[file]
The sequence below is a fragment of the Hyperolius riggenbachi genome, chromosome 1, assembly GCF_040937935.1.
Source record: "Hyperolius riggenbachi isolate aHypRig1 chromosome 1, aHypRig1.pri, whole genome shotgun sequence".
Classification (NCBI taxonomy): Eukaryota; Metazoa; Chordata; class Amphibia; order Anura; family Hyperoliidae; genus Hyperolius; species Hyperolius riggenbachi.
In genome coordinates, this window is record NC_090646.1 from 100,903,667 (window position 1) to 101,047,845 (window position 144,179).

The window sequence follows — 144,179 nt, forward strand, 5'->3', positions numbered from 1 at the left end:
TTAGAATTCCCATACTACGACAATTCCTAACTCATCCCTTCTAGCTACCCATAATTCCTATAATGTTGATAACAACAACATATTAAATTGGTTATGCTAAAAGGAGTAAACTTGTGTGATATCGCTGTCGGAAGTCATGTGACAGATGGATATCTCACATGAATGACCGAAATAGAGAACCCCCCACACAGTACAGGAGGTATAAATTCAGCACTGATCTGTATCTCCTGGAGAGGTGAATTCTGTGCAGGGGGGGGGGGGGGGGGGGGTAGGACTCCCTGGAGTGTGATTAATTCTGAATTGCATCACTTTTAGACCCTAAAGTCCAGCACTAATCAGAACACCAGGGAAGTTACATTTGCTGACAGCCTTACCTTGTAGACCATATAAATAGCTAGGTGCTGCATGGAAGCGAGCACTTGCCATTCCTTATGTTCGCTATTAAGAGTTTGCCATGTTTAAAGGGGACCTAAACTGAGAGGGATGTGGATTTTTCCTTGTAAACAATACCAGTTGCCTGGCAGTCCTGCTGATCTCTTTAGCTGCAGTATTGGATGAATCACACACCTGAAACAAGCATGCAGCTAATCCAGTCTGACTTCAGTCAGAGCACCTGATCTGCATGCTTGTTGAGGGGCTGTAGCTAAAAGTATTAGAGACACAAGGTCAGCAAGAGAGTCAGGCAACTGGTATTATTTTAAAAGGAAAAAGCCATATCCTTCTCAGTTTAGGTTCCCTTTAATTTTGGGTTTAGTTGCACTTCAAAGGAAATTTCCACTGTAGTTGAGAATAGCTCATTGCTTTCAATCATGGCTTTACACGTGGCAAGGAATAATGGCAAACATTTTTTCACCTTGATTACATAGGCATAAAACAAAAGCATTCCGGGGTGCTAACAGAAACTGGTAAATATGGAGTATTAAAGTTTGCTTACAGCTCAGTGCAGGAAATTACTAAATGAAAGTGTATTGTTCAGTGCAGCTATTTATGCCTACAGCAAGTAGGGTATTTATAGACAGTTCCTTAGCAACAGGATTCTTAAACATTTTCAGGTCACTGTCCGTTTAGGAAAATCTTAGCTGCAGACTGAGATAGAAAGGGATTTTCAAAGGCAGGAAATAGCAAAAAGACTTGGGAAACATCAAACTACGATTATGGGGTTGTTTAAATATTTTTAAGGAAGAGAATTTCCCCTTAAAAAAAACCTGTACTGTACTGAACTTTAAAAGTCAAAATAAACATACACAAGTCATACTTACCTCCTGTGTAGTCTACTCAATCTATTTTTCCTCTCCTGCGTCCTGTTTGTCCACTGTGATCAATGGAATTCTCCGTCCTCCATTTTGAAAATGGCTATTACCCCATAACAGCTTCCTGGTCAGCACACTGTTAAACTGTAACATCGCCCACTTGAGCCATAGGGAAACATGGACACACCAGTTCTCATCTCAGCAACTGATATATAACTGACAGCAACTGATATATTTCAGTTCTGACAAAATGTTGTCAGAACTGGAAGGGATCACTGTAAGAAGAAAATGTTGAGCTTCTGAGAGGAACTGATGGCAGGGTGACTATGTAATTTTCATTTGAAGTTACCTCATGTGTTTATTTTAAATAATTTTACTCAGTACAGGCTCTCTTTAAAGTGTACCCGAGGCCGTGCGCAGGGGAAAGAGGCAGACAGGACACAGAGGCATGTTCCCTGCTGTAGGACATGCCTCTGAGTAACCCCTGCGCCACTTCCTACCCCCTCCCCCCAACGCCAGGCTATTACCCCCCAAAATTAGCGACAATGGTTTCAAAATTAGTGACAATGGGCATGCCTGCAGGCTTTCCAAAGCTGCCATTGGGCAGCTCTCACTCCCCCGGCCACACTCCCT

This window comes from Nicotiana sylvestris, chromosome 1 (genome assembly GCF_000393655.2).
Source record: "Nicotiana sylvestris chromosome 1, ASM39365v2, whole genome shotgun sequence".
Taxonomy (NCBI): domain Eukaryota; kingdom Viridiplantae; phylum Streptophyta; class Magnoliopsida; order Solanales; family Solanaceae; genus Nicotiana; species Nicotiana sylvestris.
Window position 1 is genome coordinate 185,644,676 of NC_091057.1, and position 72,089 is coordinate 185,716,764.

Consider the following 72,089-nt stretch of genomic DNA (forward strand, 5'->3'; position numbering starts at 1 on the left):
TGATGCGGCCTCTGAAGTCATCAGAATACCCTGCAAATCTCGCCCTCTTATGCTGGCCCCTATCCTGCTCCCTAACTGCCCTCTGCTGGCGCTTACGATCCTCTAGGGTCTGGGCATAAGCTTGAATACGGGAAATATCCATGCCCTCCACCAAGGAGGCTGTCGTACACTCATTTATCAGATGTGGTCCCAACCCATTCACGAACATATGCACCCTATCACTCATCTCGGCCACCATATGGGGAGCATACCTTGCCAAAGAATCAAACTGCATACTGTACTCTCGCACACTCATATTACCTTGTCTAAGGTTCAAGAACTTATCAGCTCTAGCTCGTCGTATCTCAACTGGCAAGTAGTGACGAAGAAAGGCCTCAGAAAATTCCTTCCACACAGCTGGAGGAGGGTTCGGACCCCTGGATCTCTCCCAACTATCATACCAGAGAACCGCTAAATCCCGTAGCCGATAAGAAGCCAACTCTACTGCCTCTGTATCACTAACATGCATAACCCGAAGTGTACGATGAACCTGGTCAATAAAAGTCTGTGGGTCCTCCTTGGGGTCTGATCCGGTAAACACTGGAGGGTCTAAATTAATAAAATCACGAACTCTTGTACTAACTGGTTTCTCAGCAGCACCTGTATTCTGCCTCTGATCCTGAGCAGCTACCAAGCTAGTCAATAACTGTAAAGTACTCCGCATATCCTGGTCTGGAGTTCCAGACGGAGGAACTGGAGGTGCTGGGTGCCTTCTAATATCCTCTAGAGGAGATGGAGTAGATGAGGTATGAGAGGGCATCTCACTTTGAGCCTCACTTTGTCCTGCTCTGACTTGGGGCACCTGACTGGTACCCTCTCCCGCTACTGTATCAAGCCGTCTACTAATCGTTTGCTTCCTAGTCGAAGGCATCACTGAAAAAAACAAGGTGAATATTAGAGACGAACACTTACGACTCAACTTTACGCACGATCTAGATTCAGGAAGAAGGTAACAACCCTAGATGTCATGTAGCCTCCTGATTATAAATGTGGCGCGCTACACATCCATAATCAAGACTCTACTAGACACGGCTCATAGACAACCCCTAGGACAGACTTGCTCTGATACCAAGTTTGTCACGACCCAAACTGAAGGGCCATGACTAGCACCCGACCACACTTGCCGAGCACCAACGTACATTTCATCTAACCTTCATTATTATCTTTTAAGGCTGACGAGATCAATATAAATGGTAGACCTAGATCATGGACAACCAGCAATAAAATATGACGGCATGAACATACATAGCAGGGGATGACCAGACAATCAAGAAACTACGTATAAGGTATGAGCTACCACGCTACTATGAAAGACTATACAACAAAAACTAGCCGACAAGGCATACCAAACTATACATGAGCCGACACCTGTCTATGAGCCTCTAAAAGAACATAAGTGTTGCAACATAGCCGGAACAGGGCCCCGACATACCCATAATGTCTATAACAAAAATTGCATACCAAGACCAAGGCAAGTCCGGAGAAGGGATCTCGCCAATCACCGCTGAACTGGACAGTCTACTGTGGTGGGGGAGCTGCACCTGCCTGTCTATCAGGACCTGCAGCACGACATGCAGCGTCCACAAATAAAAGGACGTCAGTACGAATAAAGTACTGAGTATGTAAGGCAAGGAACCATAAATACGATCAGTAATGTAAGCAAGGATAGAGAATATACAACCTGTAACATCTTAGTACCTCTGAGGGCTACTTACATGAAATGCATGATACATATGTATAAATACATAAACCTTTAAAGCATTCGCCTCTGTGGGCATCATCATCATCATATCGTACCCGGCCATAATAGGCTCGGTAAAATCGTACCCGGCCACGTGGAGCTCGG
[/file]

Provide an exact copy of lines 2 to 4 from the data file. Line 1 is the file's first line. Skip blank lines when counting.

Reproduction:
Source record: "Hyperolius riggenbachi isolate aHypRig1 chromosome 1, aHypRig1.pri, whole genome shotgun sequence".
Classification (NCBI taxonomy): Eukaryota; Metazoa; Chordata; class Amphibia; order Anura; family Hyperoliidae; genus Hyperolius; species Hyperolius riggenbachi.
In genome coordinates, this window is record NC_090646.1 from 100,903,667 (window position 1) to 101,047,845 (window position 144,179).